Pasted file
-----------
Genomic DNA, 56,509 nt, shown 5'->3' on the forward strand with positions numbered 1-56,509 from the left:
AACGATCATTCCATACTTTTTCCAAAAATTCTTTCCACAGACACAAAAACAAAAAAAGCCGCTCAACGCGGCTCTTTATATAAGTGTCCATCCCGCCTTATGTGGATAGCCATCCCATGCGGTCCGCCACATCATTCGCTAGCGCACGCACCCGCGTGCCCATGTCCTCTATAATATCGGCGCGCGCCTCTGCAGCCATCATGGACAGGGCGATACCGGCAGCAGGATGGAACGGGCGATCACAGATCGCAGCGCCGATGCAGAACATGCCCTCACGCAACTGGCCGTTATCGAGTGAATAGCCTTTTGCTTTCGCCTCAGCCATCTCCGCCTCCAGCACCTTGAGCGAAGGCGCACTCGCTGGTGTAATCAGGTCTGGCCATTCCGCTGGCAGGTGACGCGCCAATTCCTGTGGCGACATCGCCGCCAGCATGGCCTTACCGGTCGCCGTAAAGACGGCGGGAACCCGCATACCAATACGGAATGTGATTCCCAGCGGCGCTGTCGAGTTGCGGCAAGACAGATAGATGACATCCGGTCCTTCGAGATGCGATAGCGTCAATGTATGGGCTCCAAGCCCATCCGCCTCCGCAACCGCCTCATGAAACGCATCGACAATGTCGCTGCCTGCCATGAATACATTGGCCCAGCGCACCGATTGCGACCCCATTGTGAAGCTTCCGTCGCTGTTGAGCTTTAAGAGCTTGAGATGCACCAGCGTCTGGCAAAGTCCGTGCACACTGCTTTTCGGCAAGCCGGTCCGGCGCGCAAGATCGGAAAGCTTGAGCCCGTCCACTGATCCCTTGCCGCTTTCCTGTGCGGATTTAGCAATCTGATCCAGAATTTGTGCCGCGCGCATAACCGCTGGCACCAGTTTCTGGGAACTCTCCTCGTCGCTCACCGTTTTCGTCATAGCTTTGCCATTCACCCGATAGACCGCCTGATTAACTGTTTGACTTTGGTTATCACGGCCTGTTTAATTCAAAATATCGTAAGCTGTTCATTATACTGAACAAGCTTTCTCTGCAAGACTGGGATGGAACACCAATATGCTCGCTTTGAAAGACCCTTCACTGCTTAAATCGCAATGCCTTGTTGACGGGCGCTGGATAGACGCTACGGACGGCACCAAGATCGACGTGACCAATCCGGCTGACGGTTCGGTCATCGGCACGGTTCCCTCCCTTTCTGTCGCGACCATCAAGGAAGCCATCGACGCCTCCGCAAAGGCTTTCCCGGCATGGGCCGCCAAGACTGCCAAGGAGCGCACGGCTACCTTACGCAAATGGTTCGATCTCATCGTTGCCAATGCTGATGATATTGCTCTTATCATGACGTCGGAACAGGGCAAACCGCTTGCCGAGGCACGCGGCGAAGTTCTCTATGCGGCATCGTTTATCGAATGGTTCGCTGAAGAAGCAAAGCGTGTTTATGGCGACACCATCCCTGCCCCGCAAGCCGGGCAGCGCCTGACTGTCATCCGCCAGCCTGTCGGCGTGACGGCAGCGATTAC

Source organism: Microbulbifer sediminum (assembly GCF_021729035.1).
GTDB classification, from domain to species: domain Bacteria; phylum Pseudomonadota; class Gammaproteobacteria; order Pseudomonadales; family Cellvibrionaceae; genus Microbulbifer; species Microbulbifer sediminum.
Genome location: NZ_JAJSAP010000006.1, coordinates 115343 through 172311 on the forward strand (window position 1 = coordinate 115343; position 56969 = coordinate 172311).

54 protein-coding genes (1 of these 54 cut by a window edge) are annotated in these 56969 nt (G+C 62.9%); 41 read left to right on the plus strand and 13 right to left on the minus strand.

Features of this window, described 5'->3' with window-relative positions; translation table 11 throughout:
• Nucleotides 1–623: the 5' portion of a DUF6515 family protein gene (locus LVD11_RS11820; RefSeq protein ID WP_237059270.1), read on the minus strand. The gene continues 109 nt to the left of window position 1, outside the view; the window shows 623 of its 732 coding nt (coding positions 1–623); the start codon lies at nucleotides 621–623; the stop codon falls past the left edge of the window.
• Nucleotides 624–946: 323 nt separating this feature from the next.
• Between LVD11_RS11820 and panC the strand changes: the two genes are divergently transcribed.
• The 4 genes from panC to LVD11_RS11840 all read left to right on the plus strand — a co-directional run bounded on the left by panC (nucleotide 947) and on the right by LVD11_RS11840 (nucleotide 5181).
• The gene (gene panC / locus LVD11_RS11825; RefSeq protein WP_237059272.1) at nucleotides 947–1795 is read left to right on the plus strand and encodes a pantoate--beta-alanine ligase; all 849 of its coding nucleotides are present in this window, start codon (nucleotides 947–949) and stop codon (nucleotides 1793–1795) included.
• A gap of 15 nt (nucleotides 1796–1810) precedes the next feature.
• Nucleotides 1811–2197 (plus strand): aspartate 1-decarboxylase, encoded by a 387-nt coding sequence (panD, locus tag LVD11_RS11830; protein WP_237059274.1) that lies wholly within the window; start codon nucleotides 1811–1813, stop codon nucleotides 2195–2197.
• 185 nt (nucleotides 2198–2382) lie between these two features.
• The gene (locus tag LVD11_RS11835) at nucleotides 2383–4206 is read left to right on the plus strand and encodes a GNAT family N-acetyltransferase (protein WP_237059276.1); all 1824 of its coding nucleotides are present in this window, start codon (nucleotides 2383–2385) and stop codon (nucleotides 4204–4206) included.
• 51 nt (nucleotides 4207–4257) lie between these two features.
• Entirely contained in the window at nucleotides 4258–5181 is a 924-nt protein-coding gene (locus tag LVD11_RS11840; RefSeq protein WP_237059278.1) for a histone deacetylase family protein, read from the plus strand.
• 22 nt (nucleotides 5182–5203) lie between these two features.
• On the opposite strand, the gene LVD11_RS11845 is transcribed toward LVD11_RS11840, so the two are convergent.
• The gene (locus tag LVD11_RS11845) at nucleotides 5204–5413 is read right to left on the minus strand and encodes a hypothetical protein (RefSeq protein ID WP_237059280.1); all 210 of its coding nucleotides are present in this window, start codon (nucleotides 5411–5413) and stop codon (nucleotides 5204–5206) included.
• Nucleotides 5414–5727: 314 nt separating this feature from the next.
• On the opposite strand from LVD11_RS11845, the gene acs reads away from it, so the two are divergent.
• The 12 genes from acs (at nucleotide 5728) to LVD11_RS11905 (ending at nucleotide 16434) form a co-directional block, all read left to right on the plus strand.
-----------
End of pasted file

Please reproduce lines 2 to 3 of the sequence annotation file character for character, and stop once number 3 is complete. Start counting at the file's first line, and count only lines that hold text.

AACGATCATTCCATACTTTTTCCAAAAATTCTTTCCACAGACACAAAAACAAAAAAAGCCGCTCAACGCGGCTCTTTATATAAGTGTCCATCCCGCCTTATGTGGATAGCCATCCCATGCGGTCCGCCACATCATTCGCTAGCGCACGCACCCGCGTGCCCATGTCCTCTATAATATCGGCGCGCGCCTCTGCAGCCATCATGGACAGGGCGATACCGGCAGCAGGATGGAACGGGCGATCACAGATCGCAGCGCCGATGCAGAACATGCCCTCACGCAACTGGCCGTTATCGAGTGAATAGCCTTTTGCTTTCGCCTCAGCCATCTCCGCCTCCAGCACCTTGAGCGAAGGCGCACTCGCTGGTGTAATCAGGTCTGGCCATTCCGCTGGCAGGTGACGCGCCAATTCCTGTGGCGACATCGCCGCCAGCATGGCCTTACCGGTCGCCGTAAAGACGGCGGGAACCCGCATACCAATACGGAATGTGATTCCCAGCGGCGCTGTCGAGTTGCGGCAAGACAGATAGATGACATCCGGTCCTTCGAGATGCGATAGCGTCAATGTATGGGCTCCAAGCCCATCCGCCTCCGCAACCGCCTCATGAAACGCATCGACAATGTCGCTGCCTGCCATGAATACATTGGCCCAGCGCACCGATTGCGACCCCATTGTGAAGCTTCCGTCGCTGTTGAGCTTTAAGAGCTTGAGATGCACCAGCGTCTGGCAAAGTCCGTGCACACTGCTTTTCGGCAAGCCGGTCCGGCGCGCAAGATCGGAAAGCTTGAGCCCGTCCACTGATCCCTTGCCGCTTTCCTGTGCGGATTTAGCAATCTGATCCAGAATTTGTGCCGCGCGCATAACCGCTGGCACCAGTTTCTGGGAACTCTCCTCGTCGCTCACCGTTTTCGTCATAGCTTTGCCATTCACCCGATAGACCGCCTGATTAACTGTTTGACTTTGGTTATCACGGCCTGTTTAATTCAAAATATCGTAAGCTGTTCATTATACTGAACAAGCTTTCTCTGCAAGACTGGGATGGAACACCAATATGCTCGCTTTGAAAGACCCTTCACTGCTTAAATCGCAATGCCTTGTTGACGGGCGCTGGATAGACGCTACGGACGGCACCAAGATCGACGTGACCAATCCGGCTGACGGTTCGGTCATCGGCACGGTTCCCTCCCTTTCTGTCGCGACCATCAAGGAAGCCATCGACGCCTCCGCAAAGGCTTTCCCGGCATGGGCCGCCAAGACTGCCAAGGAGCGCACGGCTACCTTACGCAAATGGTTCGATCTCATCGTTGCCAATGCTGATGATATTGCTCTTATCATGACGTCGGAACAGGGCAAACCGCTTGCCGAGGCACGCGGCGAAGTTCTCTATGCGGCATCGTTTATCGAATGGTTCGCTGAAGAAGCAAAGCGTGTTTATGGCGACACCATCCCTGCCCCGCAAGCCGGGCAGCGCCTGACTGTCATCCGCCAGCCTGTCGGCGTGACGGCAGCGATTAC

Source organism: Microbulbifer sediminum (assembly GCF_021729035.1).